5. Philosophical Topics: Volume > 41 > Issue: 2
Shari Stone-Mediatore, Attending to Others: Simone Weil and Epistemic Pluralism Shari Stone-Mediatore
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Since the 1980s, feminist epistemologists have traced the cultural biases that have denied epistemic value to certain epistemic styles and agents while they have explored ways to reclaim the devalued epistemic modes—including more practical, emotionally invested, and community-situated modes of knowing—that many of us have found to be meaningful ways of engaging the world. At the same time, feminist critics have sought not merely to reverse received epistemic hierarchies but to explore more pluralistic epistemologies that appreciate as well as examine critically the diverse ways that humans engage the world. This paper examines how Simone Weil’s concept of paying attention can contribute to such a critical and pluralist epistemology. By reading Weil’s account of “a certain kind of attention” together with feminist and decolonial critiques of modern epistemic norms, I show how Weil points toward an epistemic framework that would open our intellectual communities to a greater plurality of epistemic styles and agents and, ultimately, would make possible richer knowledge practices that are more responsive to world problems.
feminist pluralism and religious worldviews
6. Philosophical Topics: Volume > 41 > Issue: 2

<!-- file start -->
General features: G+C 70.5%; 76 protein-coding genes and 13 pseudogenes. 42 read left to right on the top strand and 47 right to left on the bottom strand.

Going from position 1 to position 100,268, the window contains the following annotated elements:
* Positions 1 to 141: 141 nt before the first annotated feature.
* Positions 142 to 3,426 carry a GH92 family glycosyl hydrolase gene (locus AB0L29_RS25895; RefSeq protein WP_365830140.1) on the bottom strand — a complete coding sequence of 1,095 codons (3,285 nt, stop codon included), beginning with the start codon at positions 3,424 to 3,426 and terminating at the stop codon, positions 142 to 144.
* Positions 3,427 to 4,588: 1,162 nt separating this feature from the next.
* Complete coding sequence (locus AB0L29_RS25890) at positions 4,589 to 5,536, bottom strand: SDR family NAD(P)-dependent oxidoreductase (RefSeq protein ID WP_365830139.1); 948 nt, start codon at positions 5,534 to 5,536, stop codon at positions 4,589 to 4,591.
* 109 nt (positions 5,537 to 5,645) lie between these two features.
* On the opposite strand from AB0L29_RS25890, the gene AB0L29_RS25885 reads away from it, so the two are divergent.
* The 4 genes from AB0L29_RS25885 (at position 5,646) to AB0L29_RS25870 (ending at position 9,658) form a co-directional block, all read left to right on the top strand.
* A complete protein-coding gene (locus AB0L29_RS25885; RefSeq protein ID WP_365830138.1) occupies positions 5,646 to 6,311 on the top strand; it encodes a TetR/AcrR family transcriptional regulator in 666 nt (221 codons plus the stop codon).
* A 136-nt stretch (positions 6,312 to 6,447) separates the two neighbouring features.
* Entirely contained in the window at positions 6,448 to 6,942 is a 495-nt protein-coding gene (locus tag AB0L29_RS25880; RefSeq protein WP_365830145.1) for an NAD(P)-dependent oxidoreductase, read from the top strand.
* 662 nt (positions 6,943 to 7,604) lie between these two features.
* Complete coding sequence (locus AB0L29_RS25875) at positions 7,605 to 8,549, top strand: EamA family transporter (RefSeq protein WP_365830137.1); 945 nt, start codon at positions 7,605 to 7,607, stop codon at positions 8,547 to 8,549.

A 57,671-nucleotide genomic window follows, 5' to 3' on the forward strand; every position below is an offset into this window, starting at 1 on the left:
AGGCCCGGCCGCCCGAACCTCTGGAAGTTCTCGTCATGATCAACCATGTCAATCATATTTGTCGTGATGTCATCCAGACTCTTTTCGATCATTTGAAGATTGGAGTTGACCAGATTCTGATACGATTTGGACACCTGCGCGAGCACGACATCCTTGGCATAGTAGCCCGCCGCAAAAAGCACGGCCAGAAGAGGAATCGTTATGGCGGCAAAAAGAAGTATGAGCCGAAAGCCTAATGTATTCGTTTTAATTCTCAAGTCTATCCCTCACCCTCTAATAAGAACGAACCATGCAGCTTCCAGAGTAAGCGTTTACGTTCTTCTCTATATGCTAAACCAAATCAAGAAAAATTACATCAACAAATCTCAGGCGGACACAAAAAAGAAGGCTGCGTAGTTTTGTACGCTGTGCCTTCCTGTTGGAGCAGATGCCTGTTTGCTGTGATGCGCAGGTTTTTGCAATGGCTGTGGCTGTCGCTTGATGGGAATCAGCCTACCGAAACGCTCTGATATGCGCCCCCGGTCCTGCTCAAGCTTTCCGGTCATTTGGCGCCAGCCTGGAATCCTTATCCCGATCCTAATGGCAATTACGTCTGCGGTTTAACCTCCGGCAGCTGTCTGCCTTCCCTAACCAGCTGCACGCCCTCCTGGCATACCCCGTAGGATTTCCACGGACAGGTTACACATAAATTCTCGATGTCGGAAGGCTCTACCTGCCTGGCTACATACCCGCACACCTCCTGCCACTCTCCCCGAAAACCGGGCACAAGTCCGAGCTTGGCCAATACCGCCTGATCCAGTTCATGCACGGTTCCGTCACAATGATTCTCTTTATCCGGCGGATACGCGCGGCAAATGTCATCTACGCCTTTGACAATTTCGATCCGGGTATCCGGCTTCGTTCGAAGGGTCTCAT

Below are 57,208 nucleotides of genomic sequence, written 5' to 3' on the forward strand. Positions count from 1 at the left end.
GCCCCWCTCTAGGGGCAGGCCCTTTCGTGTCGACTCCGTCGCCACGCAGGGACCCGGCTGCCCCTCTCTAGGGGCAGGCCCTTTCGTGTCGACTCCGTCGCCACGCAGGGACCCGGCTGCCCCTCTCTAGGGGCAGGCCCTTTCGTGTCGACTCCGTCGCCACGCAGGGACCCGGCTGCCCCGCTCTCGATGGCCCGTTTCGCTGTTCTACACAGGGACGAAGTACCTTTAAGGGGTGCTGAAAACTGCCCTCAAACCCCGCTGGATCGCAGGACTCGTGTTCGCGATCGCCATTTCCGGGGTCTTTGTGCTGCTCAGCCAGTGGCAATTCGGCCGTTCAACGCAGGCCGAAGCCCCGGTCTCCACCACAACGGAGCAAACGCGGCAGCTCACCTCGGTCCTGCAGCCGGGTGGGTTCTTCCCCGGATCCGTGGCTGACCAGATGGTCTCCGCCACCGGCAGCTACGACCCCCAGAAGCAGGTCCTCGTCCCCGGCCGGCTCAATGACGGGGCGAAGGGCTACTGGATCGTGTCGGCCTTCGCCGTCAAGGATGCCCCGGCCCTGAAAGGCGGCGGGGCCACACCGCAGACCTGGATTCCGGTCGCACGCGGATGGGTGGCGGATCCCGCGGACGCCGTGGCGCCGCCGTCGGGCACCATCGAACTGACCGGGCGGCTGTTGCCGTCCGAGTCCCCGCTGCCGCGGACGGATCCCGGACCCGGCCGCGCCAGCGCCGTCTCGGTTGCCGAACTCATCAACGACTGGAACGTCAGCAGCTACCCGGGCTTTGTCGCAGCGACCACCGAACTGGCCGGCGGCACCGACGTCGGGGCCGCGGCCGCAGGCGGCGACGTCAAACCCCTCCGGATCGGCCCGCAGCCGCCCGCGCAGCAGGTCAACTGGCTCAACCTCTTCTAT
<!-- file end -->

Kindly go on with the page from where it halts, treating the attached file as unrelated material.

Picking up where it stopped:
Allison Weir, Islamic Feminisms and Freedom
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This essay discusses the interaction of struggles for gender equality with a plurality of conceptions of freedom in Islamic feminist scholarship and activism. I discuss Islamic feminist critiques of feminism and rights, the concept of Islamic secularism, and the problematization of freedom in relation to women’s piety movements. Finally I take up Islamic feminist interpretations of the Qur’an to identify conceptions of freedom in this work. I argue, first, that there are diverse conceptions of freedom at play in Islamic feminist scholarship, and second, that a plurality of conceptions of freedom can support feminist practice and goals.
7. Philosophical Topics: Volume > 41 > Issue: 2
Paria Gashtili, Is an “Islamic Feminism” Possible?: Gender Politics in the Contemporary Islamic Republic of Iran
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In recent years, Islamic feminism has become a prevalent and controversial topic among scholars from Muslim countries and Western feminists. While respecting the efforts of Muslim activists, this paper argues that because Islamic perspective is inherently anti-pluralist, it is not conducive to feminism and even at odds with it. Since it is impossible to make any generalizations about Muslim countries, this paper focuses on the debate of Islam and feminism as it relates to Iran. Islamic laws that are the ground for constitutions in many Muslim countries treat men and women unequally. In countries with a theocracy, Islam becomes a political system where the power of the ruling elite, which are the clerics, becomes an important obstacle on the way of reforms. As a worldview, Islam provides a fixed identity of women and men that is irreconcilable with any liberating theory. The significance of this discussion lies in the potential of celebration of “Islamic feminism” for reinforcing the fusion of religion and politics in a country such as Iran, which has a religious state.
8. Philosophical Topics: Volume > 41 > Issue: 2
Fulden Ibrahimhakkioglu, Beyond the Modern/Religious Dichotomy: The Veil and Feminist Solidarity in Contemporary Turkey